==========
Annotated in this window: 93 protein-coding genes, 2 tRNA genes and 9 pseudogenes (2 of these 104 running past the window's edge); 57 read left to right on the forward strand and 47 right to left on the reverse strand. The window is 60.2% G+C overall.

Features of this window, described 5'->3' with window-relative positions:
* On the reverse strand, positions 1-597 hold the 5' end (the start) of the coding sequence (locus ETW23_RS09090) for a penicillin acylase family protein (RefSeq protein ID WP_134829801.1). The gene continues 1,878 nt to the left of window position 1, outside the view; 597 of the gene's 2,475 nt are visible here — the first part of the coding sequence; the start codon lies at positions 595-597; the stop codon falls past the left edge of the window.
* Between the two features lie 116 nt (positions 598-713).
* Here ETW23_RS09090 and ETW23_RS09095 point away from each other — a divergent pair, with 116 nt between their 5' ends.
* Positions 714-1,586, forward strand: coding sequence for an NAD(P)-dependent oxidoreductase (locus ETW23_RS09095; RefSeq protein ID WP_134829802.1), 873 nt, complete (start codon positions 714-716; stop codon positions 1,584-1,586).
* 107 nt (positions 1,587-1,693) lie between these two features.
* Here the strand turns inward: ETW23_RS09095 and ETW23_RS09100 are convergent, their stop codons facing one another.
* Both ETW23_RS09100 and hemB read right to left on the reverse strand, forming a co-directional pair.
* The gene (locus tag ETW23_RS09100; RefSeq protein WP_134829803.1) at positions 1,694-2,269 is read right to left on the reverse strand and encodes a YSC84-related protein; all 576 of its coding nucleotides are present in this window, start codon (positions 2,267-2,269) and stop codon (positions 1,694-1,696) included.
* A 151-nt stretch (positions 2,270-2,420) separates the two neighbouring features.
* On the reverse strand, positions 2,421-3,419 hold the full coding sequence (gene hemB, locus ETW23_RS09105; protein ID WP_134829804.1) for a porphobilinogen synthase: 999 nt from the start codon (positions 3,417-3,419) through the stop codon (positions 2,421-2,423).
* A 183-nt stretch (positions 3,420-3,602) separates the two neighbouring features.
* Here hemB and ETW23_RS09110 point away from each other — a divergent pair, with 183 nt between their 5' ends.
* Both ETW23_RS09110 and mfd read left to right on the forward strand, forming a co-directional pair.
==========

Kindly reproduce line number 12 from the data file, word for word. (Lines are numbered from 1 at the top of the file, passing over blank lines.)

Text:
* On the reverse strand, positions 2,421-3,419 hold the full coding sequence (gene hemB, locus ETW23_RS09105; protein ID WP_134829804.1) for a porphobilinogen synthase: 999 nt from the start codon (positions 3,417-3,419) through the stop codon (positions 2,421-2,423).